16. Magglio Ordonez, Detroit
Ordonez remains a solid contributor to the batting average category (hit .303 or better in four consecutive seasons, though his batting average has dropped in three consecutive campaigns). He’s no longer a strong power producer, and his health issues are well-documented.
Ordonez has missed more than 100 games in the past two seasons, thereby sapping his power numbers. If he can shake off the checkered injury history, Ordonez will have ample RBI opportunities with Cabrera and Martinez in the heart of the lineup. I don’t expect to see Ordonez rediscover his 2007 stroke (when he hit 28 home runs and 138 RBI), but a return to 17-20 home runs and 80-90 RBI is possible. Unfortunately, he’s a high-risk proposition.
15. Jim Thome, Minnesota
“Mr. Incredible” returns to Minnesota for another season and will welcome Justin Morneau back to the fray following his injury-shortened campaign. Thome hit 25 home runs last season, his 16th season with at least 20 home runs in his past 17 years (he played 59 games in 2005). He continues to get on base at a high rate (.404 on-base percentage) and will contribute power numbers.
14. Jorge Posada, New York Yankees
With Russell Martin onboard for 2011, Posada will take to the DH role. That should keep the stress off his knees and back and allow him to log a higher number of at-bats. Posada has hit 18 or more home runs in 10 of the past 11 seasons, a run that includes eight seasons of at least 81 RBI. The New York lineup is loaded once again. Take the power numbers and a batting average perhaps back in line with his .275 career mark (he batted .248 in 2010).
13. Johnny Damon, Tampa Bay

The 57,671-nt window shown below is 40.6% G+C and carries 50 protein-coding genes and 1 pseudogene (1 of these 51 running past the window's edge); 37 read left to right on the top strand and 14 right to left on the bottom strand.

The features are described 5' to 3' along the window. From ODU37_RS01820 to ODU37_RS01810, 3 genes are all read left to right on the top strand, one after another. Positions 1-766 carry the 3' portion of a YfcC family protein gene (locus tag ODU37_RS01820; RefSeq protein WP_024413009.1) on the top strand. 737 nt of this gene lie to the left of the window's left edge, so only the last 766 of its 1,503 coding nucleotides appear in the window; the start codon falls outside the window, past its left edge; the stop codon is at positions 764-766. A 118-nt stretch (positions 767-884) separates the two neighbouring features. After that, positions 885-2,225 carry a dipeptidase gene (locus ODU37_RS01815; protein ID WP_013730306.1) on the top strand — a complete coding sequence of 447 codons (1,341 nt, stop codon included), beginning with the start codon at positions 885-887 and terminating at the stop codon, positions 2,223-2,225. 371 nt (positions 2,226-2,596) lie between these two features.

The veteran outfielder seeks to rebound from his lone season in Detroit, which was an unmitigated disaster. He batted .271 with eight home runs, 51 RBI and 11 stolen bases. Damon’s home runs and RBI count marked his lowest production in those categories since 2001.
Damon joins a strong and rebuilt Tampa Bay offense (see the Manny Ramirez analysis below). I don’t anticipate a bounce-back to his 2009 power heights (of 24 home runs and 82 RBI), but he should generate decent five-category production as a late-round selection.
12. Jason Kubel, Minnesota
Kubel has established himself as a solid power producer in Minnesota. As you’d expect given the way Target Field played, Kubel’s power numbers did dip in 2010. However, he logged his third consecutive 20-home run season and drove in 92 runs (with 78 and 103 in the previous two seasons). Justin Morneau returns from injury, and Jim Thome is back in the mix as well. Both of those guys know how to get on base, and that’ll give Kubel RBI opportunities.
11. Michael Young, Texas
Young represents a consistent option for fantasy owners that eschew the selection of one of the top options at the position. He’s a lifetime .300 batter who has hit .284 or better in eight consecutive seasons (including six seasons at .306 or better).
In the past two seasons, Young has ripped 43 home runs and 72 doubles with 159 RBI (had 91 last season). Young has averaged 89.7 RBI in the past seven years. This lineup is loaded and ready for another run. He’ll slide to the everyday DH role with Adrian Beltre onboard to play third base.
10. Hideki Matsui, Oakland
The threat of “Godzilla” has been tamed, but Matsui remains a solid contributor to the power categories. He’s hit at least 21 home runs with 84 RBI in each of his six full major league seasons (which were his 2010 totals).
The move to Oakland certainly represents a challenge to his power output, as some flyballs will go to die in the cavernous outfield of the Oakland-Alameda County Stadium. Take the gap power and solid RBI total with 15-20 home runs.
9. Luke Scott, Baltimore
Scott’s position for 2011 is obviously impacted by the potential arrival of Vladimir Guerrero. Given his power numbers, he’ll find his way into the lineup. Scott has averaged 23.3 home runs and 69.5 RBI in the past four years.
Scott’s .284 career batting average established a new career high. I’m not expecting a repeat in that category (.268 lifetime batter), but you can bank on the power numbers.
8. Manny Ramirez, Tampa Bay